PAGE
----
She is in charge of caring for the rich collection of administrative records owned by Galway County Council and says “these records are as much part of our history as the Rock of Cashel is. They document our lives and our ancestors’ lives. And nobody can plan for the future unless you learn from the past, what worked and what didn’t”.
Archivists and librarians are often unfairly regarded as being dry, academic types, but that’s certainly not true of Patria. Her enthusiasm is infectious as she turns the pages of several minute books from Galway’s Rural District Councils, all of them at least 100 years old.
Part of her role involved cataloguing all the records of the Councils – Ballinasloe, Clifden, Galway, Gort, Loughrea, Mountbellew, Portumna and Tuam. These records mostly consisted of minutes of various meetings.
When she was cataloguing them she realised their worth to local historians and researchers, so she decided to compile a guide to their content. The result is For the Record: The Archives of Galway’s Rural District Councils, which will be a valuable asset to anybody with an interest in history.
Many representatives on these Councils were local personalities and several were arrested during the political upheaval of the era, she explains.
And, ushering in a new era in history, women were allowed to sit on these Rural District Councils – at the time they were not allowed to sit on County Councils.
All of this information is included in Patria’s introductory essay to the attractively produced A4 size guide, which gives a glimpse into how these Rural Councils operated and the way political thinking changed in Ireland during a short 26-year period. In the early 1900s, these Councils supported Home Rule, but by 1920, they were calling for full independence and refusing to recognise the British administration.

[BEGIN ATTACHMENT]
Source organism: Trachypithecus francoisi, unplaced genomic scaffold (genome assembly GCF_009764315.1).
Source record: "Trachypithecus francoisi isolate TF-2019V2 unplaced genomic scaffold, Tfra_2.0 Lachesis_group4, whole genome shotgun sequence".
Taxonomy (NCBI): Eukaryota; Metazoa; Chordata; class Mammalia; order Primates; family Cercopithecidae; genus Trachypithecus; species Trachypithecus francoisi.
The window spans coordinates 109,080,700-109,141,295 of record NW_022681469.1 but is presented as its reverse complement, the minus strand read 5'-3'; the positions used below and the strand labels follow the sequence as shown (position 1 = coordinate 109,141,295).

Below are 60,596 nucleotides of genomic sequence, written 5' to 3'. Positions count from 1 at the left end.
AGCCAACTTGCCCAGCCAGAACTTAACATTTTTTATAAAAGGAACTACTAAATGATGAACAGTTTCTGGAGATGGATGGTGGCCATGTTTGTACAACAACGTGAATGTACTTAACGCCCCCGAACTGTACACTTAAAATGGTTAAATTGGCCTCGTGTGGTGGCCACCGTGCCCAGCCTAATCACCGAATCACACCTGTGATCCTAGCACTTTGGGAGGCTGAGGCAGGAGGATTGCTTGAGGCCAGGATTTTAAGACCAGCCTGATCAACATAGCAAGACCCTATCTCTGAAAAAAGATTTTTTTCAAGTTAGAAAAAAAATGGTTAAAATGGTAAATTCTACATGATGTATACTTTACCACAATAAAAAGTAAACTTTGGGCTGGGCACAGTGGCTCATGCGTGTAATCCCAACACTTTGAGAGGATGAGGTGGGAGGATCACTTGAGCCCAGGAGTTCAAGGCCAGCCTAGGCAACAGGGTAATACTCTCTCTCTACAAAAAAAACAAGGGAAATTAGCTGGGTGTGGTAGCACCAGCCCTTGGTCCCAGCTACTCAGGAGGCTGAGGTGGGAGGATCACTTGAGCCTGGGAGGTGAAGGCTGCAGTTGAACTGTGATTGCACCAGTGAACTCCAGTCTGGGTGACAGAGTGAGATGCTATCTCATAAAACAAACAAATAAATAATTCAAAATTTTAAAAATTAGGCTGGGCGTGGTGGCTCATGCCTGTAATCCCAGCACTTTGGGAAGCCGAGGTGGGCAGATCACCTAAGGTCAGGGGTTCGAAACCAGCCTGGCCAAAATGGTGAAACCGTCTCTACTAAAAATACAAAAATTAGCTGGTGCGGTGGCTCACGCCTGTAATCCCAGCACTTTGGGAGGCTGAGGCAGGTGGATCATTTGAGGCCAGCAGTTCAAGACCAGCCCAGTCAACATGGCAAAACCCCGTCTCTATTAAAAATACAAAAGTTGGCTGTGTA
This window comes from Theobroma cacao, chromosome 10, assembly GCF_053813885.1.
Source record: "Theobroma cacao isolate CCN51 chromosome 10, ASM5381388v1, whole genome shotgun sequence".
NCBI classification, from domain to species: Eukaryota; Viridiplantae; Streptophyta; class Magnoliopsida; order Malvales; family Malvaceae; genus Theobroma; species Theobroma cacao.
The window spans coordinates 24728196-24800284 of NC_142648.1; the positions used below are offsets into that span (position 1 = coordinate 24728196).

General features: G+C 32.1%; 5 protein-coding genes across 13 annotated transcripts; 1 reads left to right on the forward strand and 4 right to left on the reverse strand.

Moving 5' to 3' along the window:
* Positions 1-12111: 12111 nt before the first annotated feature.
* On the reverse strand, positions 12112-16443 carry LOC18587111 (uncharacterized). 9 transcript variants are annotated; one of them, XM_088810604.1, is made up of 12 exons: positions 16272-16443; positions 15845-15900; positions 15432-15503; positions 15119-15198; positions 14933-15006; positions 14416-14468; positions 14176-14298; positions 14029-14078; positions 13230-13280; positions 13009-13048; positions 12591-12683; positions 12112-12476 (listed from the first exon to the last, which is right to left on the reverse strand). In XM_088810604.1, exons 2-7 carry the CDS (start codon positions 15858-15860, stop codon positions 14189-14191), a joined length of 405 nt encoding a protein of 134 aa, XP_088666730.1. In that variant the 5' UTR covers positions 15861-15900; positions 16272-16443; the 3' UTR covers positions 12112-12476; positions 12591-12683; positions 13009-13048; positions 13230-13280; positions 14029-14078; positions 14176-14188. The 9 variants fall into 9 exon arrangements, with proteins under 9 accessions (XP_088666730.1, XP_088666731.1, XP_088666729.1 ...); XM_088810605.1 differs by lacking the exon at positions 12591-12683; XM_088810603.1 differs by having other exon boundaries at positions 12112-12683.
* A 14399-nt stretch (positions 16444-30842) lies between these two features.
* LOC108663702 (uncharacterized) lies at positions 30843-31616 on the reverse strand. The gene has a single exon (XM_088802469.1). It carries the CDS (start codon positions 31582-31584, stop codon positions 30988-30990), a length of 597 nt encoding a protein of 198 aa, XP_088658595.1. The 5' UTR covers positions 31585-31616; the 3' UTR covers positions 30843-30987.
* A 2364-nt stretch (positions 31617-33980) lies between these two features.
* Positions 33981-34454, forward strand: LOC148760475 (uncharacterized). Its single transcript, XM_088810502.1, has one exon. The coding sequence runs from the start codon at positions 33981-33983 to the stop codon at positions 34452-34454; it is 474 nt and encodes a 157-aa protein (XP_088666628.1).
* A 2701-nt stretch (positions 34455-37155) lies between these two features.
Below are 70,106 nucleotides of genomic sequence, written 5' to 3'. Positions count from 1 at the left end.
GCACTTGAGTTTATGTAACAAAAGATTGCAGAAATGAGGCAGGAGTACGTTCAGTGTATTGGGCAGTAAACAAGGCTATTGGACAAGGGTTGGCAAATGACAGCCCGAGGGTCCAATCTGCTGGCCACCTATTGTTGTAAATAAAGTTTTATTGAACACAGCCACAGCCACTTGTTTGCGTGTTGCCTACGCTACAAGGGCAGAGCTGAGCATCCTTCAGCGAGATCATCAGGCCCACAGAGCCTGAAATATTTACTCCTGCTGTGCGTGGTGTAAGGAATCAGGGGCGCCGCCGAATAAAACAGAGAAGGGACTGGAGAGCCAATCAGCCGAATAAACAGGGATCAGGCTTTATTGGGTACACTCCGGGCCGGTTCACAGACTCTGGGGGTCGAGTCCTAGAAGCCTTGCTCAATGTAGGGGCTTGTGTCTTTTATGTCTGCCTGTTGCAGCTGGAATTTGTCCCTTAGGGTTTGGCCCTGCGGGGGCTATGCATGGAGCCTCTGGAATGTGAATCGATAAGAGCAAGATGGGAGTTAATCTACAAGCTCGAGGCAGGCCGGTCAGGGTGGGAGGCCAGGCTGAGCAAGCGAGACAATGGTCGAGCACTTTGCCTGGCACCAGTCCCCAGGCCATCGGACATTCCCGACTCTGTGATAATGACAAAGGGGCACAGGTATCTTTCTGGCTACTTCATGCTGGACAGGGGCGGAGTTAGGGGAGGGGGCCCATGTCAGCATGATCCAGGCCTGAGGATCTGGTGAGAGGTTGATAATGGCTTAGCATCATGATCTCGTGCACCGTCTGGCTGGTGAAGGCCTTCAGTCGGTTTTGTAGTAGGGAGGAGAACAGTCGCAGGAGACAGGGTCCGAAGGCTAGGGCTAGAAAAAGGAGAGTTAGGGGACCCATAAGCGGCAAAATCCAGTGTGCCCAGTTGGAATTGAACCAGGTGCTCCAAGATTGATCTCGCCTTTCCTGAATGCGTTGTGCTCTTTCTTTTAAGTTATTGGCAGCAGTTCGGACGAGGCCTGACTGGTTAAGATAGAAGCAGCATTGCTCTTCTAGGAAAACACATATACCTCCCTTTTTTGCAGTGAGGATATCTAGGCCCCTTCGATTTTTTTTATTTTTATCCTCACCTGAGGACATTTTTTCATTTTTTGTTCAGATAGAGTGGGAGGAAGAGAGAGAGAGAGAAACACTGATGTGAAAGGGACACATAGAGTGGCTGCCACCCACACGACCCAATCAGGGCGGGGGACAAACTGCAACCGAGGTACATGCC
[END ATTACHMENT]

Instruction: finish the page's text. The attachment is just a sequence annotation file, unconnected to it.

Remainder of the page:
“I love the tone,” says Patria of the minutes from meetings. “The language was very emotive.”
That was certainly true of the Gort Rural District Council. At a meeting in 1907, following riots in Dublin at the premiere of JM Synge’s play, The Playboy of the Western World the councillors’ response was vehement. They recorded their decision to “protest most emphatically against the libellous comedy, The Playboy of the Western World, that was belched forth during the past week in the Abbey Theatre, Dublin, under the fostering care of Lady Gregory and Mr Yeats. We congratulate the good people of Dublin in howling down the gross buffoonery and immoral suggestions that are scattered throughout this scandalous performance.
For more from the archives see this week’s Tribunes here
Galway girls make a splash on Irish U-15 water polo side
Date Published: 18-Feb-2013
The Irish U-15 girls’ water polo team, which was backboned by eight Galway players, made history in Birmingham made history last weekend when they reached the final of the British Regional Water Polo Championships.